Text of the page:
NEW ORLEANS - There may be as many games and moments and memories of his college career filed away for reflection one day as there were career points (2,476) for Notre Dame All-American Luke Harangody. But three trips to the NCAA tournament, at least from a personal production standpoint, likely won’t be among the best of his reflective times. Bothered by early foul trouble and never able to find a flow within the Irish offense, Harangody scored four points with seven rebounds as No. 6 seed Notre Dame saw its season end Thursday with a 51-50 loss to No. 11 Old Dominion during first-round play in the South Regional at New Orleans Arena. Harangody’s motto, whether he had played well or struggled, long was, “On to the next one,” be it a game or a practice. But this one was his final one. “I feel like we’ve got a game Saturday,” he said. “That’s not going to happen any more. It’s been a blast.” In four career NCAA tournament games, Harangody shot 15-for-51 (29.4 percent) from the field. Only once - as a sophomore against George Mason when he went 8-for-19 with 22 points and 15 rebounds - did he leave the floor a winner. His four points Thursday were the fewest since also scoring four in the 2007 NCAA Tournament loss to Winthrop, a stretch of 96 career games. Harangody, who played 23 minutes off the bench, didn’t score his two baskets Thursday until the final 12.6 seconds. The last one of his career fell at the final horn. Picking up two fouls early in the first half rendered the second-leading scorer in school history a non-factor. “That didn’t help at all,” he said. “Coming off the bench, I kind of like to hit my first shot and get my rhythm. It just wasn’t going there for me today. “No excuses.” Harangody refused to use his health as a reason for not helping the Irish advance, but admitted Thursday afternoon that the bone bruise to his right knee, which forced him to miss five games, remains an issue. “I definitely don’t feel like myself out there yet,” Harnagody said. “I’m not going to say I put up four points today because of that. There’s no excuse for that. “I’m not there yet. It’s going to take a while.” But not while in a Notre Dame uniform.
Scott settles downNervous about having to perform on college basketball’s biggest stage for the first time in his career, Notre Dame junior Carleton Scott knew how to get going - with a pair of dunks. Scott finished one of the few Irish breaks with a one-handed windmill dunk early in the first half. He later followed with a monster two-hand return of a Ben Hansbrough missed 3. When it was over, Scott had tallied the third double-double for points and rebounds in his career - all this season - with 14 points and a team-high 10 rebounds. He also had two assists and two blocks and was a guy that coach Mike Brey pointed to as a bright spot heading into next season. “You can take out a lot of nervousness on the rim,” Scott said. “It definitely helped me out a lot, just getting to run the floor and the feel. “It was good for me.”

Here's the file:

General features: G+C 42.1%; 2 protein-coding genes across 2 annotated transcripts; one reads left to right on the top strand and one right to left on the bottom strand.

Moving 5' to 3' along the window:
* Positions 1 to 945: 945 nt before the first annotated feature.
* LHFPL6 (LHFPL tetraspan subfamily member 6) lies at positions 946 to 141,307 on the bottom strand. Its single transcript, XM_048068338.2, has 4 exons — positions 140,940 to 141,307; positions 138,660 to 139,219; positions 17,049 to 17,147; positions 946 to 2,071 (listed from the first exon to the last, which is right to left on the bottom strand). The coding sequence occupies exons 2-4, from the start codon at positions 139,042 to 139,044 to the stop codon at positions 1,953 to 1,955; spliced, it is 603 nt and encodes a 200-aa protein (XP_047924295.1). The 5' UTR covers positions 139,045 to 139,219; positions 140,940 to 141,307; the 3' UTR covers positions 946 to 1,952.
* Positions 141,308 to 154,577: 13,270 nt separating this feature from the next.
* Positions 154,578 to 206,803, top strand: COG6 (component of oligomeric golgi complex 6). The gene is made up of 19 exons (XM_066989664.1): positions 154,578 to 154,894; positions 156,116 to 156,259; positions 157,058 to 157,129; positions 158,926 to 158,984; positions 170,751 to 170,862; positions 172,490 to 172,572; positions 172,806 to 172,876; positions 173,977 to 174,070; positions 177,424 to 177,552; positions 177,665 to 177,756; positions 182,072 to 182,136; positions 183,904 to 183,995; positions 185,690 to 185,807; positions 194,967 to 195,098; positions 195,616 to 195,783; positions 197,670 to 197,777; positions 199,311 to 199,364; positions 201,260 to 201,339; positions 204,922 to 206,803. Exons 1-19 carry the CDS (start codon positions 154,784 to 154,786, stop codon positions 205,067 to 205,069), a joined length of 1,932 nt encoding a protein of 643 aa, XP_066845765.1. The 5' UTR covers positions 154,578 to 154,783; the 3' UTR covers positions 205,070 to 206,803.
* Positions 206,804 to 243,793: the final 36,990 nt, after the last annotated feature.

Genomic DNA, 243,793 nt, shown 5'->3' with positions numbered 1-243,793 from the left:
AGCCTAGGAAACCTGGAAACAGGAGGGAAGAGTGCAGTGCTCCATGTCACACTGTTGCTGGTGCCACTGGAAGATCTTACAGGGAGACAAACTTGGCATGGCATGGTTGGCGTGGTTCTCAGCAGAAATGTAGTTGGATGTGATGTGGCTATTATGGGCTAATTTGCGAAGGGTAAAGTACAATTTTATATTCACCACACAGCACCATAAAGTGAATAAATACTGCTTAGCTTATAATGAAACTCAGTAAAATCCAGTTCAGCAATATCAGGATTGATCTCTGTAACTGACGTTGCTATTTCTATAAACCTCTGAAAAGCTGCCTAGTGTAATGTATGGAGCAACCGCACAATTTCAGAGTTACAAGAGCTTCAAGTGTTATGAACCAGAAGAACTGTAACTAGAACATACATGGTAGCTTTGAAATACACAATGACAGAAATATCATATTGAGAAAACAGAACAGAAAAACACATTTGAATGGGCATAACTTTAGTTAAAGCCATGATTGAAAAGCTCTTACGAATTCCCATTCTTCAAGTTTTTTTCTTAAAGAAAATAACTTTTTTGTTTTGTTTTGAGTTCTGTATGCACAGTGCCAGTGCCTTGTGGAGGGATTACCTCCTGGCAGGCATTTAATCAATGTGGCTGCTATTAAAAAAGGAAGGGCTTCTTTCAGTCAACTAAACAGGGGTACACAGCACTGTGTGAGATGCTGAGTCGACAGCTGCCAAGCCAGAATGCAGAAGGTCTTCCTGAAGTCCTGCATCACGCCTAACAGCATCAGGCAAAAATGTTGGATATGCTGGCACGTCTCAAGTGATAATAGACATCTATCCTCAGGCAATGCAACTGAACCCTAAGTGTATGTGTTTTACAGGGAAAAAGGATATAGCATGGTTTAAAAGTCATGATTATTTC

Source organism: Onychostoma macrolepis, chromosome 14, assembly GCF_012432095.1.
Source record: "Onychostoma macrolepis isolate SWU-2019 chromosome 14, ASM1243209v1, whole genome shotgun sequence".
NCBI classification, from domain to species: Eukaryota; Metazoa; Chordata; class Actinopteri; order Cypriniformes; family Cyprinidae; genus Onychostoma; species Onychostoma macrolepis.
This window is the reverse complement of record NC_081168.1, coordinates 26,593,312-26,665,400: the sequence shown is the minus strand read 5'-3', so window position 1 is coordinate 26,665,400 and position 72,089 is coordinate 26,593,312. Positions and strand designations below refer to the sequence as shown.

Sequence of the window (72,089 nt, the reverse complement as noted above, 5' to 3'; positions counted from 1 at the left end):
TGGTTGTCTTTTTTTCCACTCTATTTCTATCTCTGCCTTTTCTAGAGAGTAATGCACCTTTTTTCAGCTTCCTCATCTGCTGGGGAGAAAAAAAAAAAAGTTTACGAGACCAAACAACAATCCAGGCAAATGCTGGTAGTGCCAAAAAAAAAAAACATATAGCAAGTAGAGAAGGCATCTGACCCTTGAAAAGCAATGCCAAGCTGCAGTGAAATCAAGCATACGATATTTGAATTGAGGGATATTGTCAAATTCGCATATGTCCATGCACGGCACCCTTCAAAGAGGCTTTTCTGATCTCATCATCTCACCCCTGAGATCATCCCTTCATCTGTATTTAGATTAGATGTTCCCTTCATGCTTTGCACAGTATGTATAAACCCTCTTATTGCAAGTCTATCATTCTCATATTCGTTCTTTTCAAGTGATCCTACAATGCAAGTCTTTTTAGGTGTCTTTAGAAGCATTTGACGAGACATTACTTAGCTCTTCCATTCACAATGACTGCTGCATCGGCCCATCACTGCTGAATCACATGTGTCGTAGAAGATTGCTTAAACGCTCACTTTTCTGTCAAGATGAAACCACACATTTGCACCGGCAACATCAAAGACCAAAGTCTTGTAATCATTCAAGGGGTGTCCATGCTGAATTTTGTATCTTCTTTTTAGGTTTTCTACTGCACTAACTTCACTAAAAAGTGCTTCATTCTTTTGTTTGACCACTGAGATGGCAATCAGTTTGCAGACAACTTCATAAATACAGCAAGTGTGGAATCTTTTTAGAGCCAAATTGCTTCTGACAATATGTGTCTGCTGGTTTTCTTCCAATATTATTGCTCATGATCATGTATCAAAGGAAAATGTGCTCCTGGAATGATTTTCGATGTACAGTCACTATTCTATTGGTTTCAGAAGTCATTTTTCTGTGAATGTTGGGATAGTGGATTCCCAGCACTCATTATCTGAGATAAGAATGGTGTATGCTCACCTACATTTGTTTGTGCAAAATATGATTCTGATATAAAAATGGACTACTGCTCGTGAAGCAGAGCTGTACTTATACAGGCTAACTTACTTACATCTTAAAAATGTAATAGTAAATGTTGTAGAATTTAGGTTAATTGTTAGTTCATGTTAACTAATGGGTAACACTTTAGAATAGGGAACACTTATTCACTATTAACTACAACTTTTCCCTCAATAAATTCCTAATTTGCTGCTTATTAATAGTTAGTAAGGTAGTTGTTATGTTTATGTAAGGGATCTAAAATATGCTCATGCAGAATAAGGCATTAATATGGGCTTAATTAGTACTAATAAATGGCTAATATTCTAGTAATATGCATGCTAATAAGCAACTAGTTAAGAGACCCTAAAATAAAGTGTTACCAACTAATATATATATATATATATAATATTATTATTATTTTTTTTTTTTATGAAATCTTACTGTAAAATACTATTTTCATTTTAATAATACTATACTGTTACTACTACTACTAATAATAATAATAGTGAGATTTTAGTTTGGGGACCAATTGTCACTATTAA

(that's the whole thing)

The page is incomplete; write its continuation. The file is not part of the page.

End to forgetThe season’s last seven games was a stretch that Irish junior Tim Abromaitis would like to forget - and fast. Starting with last month’s road win at Georgetown and carrying over to Thursday’s loss in the first round of the NCAA Tournament, Abromaitis saw his shooting stroke disappear. In the last seven games, Abromaitis, who once ranked among the nation’s best from deep, hit only three of his final 31 looks (9.6 percent) from 3. He was 0-for-5 on Thursday. “We got great looks every possession down,” Abromaitis said. “We just couldn’t get them to fall.” Abromaitis refused to admit that Old Dominion’s defensive switch - from man to zone - played a part in the poor shooting. Even in the different look, the Irish continued to get good shots. Open shots. “We just couldn’t get shots to drop,” he said. “It was frustrating because those are shots that we knock down all the time. “I don’t know.” The Irish shot 35.6 percent Thursday, the fourth time in the last six games they failed to get to 40.
Big Easy bits
- Irish guard Tory Jackson closed his career as Notre Dame’s all-time leader in games played with 135. His 121 starts rank third.
- Notre Dame was the first of eight Big East teams to play, and subsequently lose, in the NCAA Tournament.
- The Irish are 4-2 in first-round games under Brey. Both losses came as No. 6 seeds to No. 11 teams.
- Former Notre Dame baseball coach Paul Mainieri, now at Louisiana State, attended Thursday’s first-round game.
- Old Dominion has won six games in a row and 10 of its last 11.
- Monarchs forward Frank Hassell came into the contest averaging 8.9 points per game, then scored a team-high 15.
- Once the nation’s leader in assist to turnover ratio, the Irish managed only 12 assists to 10 turnovers against the Monarchs.
- The game featured two ties and nine lead changes. Notre Dame led by as many as nine points in the first half and trailed by no more than three in the second.
- Notre Dame held Old Dominion to four points - two baskets - during an 8:44 stretch in the first half. The Irish then managed only one basket the final 7:50 before Harangody’s hoop at the horn.
- Ticket sales for New Orleans Arena were running at 65 percent of capacity (18,000) for the first- and second-round games. Thursday’s contest, which tipped at 11:25 a.m. local time, started with the arena maybe a third full.